Imperfectly Fabulous

Is it me or is January the official month of “I suck” and “I’m not good enough?”  Yep, this is the time of year when many of us focus on physical flaws and imperfections.  And, too often, that focus becomes negative and obsessive.

It’s really no wonder that we are dissatisfied with ourselves when all methods of media repeatedly tell us that we got it wrong:  We are too fat, too old and not hip enough.  Sadly, even those who are thin enough, young enough and hip enough don’t believe it.

Though I expect the “lose weight now” and “make yourself over” media blitz at the beginning of each new year, it still somehow manages to take me by surprise.  There’s more and more in-your-face advertising that I don’t care to see.  Because these adds don’t inspire so much as serve as a reminder that the population at large falls short of society’s ideal.

So I propose that instead of fixating on the real or imagined things we don’t have, should have or need to get, we look at what we do have ~ and celebrate it.  Yeah.  This time around, let’s focus on the fabulous!

Easier said than done, I know.  But once you acknowledge that we are all fabulous in our own, distinct way, it suddenly gets a lot easier.  Here’s why:

Life is not fair; assets are not evenly distributed; it’s a total genetic crap-shoot.

I got what I got; you got what you got; they got what they got.  Considering the infinite possibilities of DNA combination structuring (hey, scientists have been trying to crack the code for decades), it’s far beyond “apples to oranges.”

So let’s quit comparing ourselves to one another and move on.  Because when we stop trying to measure up to something that was never “even” to begin with, we’re free to discover our own fabulosity.

Nobody walks down the same path.

Your personal journey makes you who you are.  Go ahead and make your choices. Some will resolve exactly how you hoped; others, not so much.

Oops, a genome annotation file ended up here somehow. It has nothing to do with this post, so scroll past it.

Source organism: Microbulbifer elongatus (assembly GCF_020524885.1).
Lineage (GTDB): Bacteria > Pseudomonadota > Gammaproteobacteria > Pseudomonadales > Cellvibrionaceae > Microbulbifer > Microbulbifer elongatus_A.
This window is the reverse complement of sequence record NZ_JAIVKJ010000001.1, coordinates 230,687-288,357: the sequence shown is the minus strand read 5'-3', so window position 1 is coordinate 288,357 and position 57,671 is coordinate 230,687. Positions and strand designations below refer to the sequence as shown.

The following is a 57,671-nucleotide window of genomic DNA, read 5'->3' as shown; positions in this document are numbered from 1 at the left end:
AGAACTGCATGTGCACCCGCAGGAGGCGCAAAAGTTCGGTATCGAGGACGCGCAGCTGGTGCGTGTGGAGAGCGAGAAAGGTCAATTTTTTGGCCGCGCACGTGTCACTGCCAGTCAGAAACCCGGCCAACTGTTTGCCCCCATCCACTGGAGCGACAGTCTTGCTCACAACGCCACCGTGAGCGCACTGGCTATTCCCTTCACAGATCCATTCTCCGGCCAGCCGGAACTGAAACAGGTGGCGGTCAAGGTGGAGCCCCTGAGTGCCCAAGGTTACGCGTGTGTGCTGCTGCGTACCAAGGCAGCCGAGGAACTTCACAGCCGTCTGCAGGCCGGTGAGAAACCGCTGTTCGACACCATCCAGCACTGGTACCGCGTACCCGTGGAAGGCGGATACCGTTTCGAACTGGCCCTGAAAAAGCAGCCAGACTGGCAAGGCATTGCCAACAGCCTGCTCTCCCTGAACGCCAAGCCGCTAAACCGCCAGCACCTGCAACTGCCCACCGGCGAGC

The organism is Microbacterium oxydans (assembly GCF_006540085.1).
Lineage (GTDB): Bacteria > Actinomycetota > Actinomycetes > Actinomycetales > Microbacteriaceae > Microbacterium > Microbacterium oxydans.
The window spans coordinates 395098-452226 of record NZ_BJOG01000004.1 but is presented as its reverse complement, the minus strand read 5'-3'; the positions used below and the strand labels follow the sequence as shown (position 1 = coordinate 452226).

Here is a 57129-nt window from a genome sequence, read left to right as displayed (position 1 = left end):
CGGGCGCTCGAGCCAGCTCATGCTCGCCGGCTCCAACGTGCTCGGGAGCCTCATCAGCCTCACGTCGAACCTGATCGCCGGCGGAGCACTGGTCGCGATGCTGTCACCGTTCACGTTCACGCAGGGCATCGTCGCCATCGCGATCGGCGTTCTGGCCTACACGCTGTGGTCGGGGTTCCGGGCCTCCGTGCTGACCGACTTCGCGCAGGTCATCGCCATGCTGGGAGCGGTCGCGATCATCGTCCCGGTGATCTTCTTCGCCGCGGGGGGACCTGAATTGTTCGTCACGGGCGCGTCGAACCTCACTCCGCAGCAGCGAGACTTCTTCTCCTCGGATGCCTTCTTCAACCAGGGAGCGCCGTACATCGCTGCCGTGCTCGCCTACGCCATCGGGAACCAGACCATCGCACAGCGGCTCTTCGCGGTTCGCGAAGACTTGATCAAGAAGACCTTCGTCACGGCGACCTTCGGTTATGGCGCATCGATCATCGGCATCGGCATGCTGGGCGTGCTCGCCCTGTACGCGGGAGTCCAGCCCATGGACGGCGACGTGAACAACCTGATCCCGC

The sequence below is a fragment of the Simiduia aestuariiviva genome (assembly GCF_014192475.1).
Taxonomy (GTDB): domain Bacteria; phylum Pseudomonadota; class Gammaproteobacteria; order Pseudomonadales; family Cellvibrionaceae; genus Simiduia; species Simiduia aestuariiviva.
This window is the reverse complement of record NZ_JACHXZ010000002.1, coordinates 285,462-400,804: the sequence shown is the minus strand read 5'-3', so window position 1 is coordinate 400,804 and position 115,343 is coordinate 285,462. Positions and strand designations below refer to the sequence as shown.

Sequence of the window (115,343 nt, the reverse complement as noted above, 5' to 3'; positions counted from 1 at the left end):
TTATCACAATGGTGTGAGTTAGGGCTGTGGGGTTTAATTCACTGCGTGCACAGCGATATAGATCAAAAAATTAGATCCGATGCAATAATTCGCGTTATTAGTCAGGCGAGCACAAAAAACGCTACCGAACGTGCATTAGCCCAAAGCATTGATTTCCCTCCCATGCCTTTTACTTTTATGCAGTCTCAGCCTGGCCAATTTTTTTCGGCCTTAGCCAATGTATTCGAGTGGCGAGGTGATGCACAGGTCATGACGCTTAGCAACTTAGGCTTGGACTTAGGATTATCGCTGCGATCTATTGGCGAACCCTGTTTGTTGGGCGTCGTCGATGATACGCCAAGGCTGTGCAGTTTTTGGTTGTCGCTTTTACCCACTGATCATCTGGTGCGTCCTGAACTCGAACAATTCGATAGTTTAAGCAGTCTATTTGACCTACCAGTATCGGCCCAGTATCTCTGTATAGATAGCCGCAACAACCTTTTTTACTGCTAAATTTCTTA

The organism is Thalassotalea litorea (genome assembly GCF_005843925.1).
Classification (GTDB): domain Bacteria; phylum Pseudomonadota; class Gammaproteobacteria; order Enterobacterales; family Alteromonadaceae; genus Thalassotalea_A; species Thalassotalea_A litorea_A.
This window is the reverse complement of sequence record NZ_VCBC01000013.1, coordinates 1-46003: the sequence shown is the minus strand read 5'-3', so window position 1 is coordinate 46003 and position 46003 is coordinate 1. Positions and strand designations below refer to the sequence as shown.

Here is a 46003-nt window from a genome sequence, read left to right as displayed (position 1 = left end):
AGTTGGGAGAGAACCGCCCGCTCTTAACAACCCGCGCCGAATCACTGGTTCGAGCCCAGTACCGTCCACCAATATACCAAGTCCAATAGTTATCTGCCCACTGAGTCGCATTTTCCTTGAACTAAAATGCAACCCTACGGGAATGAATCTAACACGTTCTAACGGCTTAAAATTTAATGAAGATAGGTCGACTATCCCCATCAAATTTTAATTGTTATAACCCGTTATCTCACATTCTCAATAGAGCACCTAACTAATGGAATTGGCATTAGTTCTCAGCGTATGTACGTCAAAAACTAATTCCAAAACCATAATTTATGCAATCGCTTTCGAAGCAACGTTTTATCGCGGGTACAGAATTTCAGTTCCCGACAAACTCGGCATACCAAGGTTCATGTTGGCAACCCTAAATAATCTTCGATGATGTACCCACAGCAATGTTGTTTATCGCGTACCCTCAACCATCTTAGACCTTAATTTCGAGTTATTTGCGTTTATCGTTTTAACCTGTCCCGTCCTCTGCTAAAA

Life is not a merit system.  And the only real control you have over anything is your reaction to it.

All you can do is roll with it, rise to whatever occasions come your way and accept that the difficult moments nourish your inner fabulosity.

Nobody’s perfect.

We’ve been told over and over that we are less than perfect.  Given the fact that it’s impossible to achieve true perfection in anything, why is this message a surprise or even a concern?

Yes, certainly be the best you can be.  Make whatever improvements you can because they benefit your health or help you feel better about yourself.

Then stop.  Know that the changes you’ve made are good enough. Once you let yourself off the hook, you’re free to fully embrace your outer fabulosity.

Pretty cool, huh?

So savor and celebrate the things you like best about yourself.  Don’t play coy; you know what they are.  You’ve resisted reveling in them for far too long ~ mostly because you’ve been too darned busy worrying about less fabulous things.  Stop. Enjoy. Focus on your personal fabulosity and be happy.

Comments

  1. Cat says:

    I really have found that the older I get, the less self-conscious I am about my appearance. I mean, I still care about looking nice, but now it truly is more for myself than for others. I want to like what I see in the mirror, but I don’t feel the terrible anxiety I used to feel when I didn’t think I looked good enough, and I spend almost no time worrying or even wondering about what other people think of my appearance. It has been so liberating, and I feel a thousand times more fabulous than I did when I was younger!

  2. Pam says:

    I love this post. I love everything about this post. Thank you.

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